Plan for Sunday food market in Primrose Hill submitted ‘to boost high street’
- Credit: Archant
The decision to allow a leading yoga studio popular with London’s celebrities to be turned into luxury housing has been criticised, as neighbouring shops complain that the past year has seen more than 900 people pushed out of the area.
Triyoga studio in Erskine Road, once popular with A-list stars like Jude Law and Gwyneth Paltrow, was said to draw about 400 people a day to its studio in Primrose Hill, with neighbouring shops, cafés and restaurants benefitting from the increased footfall.
But some 14 years since opening, Triyoga found itself being turfed out when the building’s owner was granted planning permission to turn it into luxury housing.
According to figures provided by the Primrose Hill Town Team, a further 70 employees and 40 daily visitors in other businesses on the site have also been pushed out.
Utopia Village business centre, in Primrose Hill, has also seen 420 workers and visitors disappear from its premises over the past year as a plan to turn the building into high-priced housing continues to hang over it.
Warnings by retail guru and Primrose Hill resident Mary Portas that the loss of the two “anchor business sites” would cause a “spiral of decline” were dismissed by some councillors on the planning committee as “laughable”.
But since Triyoga’s move to Jamestown Road in Camden Town in December, many shops along Primrose Hill’s high street have found their footfall much lower than expected at this time of year.
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Goug Wilcox, 68, owner of Keturall Brown lingerie shop in Regent’s Park Road, said: “I was here before Triyoga arrived. It took me a while to realise that about half my customers were coming from there. Things have definitely been slower since it went. Triyoga played an important role in bringing people to the area.”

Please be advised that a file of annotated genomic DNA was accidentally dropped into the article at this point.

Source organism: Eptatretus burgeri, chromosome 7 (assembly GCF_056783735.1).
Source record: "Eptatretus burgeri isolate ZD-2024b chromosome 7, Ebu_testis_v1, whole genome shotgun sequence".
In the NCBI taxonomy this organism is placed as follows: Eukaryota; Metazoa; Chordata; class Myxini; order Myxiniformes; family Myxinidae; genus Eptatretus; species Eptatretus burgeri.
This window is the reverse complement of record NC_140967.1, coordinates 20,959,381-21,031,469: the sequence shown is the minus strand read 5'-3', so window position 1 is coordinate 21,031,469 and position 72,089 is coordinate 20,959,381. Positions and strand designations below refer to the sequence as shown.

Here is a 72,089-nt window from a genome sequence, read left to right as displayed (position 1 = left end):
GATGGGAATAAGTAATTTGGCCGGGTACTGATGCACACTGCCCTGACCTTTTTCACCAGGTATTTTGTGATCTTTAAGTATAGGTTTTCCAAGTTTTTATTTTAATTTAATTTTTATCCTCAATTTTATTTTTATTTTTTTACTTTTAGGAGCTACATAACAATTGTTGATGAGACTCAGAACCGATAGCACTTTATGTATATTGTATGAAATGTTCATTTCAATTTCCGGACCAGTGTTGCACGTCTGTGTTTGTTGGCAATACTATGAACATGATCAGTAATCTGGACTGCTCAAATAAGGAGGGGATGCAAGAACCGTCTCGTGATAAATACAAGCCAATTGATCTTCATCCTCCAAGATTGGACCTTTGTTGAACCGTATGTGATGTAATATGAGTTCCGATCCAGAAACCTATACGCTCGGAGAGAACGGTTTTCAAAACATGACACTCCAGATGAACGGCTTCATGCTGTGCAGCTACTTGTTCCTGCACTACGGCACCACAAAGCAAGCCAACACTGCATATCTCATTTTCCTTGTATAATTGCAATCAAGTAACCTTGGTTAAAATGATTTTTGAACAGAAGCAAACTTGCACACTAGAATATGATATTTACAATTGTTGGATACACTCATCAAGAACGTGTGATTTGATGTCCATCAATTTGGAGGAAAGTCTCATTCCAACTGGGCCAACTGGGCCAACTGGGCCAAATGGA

Jo Barnett, owner of Prim beauty salon, added: “We’re right opposite where Triyoga used to be so we saw the impact quite quickly. A lot of teachers and clients would come in before and after their classes. The whole village is suffering – losing Triyoga was a big thing for us.”
The Little One café in Regent’s Park Road was also a regular for those coming for their yoga.
By chance, Triyoga moved next to its second shop in Camden Town and the café says it’s seen a lot of its customers “switch from Primrose Hill to Camden Town”.
The situation has led to the Primrose Hill Town Team, set up by Mary Portas, and others to try new ways of bringing in business and to oppose more offices being turned into housing.
Many have pinned their hopes on the opening of a Sunday artisan food market on the railway bridge connecting Chalk Farm with Primrose Hill. An application for the market has been submitted to the council and is said to be supported by a petition signed by 180 locals.
It would see 10 stalls at first, on a trial basis.
Phil Cowan, member of the Primrose Hill Town Team, said: “The effects of Triyoga leaving and other factors are clearly not helping the retail vibrancy of the area.
“We are not likely to find a similar anchor business to replace what has gone so members of the town team and others have been working on other possible solutions to keeping our high street healthy.
“We will be launching a campaign in mid-March to publicise the fact that over 85 per cent of local businesses welcome well-behaved dogs into their premises. I think this must be unique in a London area and I hope it will be a useful marketing tool for the local economy.
“Our design shop Ruth Kaye has designed an eye-catching sticker “ Dog-Friendly Primrose Hill” which can be displayed in participating shops and on cars, bikes etc.
“We also fully support the concept of an artisan food market in the area which is certain to increase footfall for surrounding businesses as has been proved by other examples all over the city.
“And we recently launched the PHDeals priviledge card which is being taken up by retailers and cafes. It offers exclusive discounts and benefits to cardholders who can collect it free of charge from a number of outlets in Primrose Hill.
“We will continue to resist the loss of commercial space to flats through permitted development or otherwise as the loss of employees who use our local businesses is unacceptable and has already caused significant damage to footfall.
“I hope these projects will go some way to addressing the loss of Triyoga.”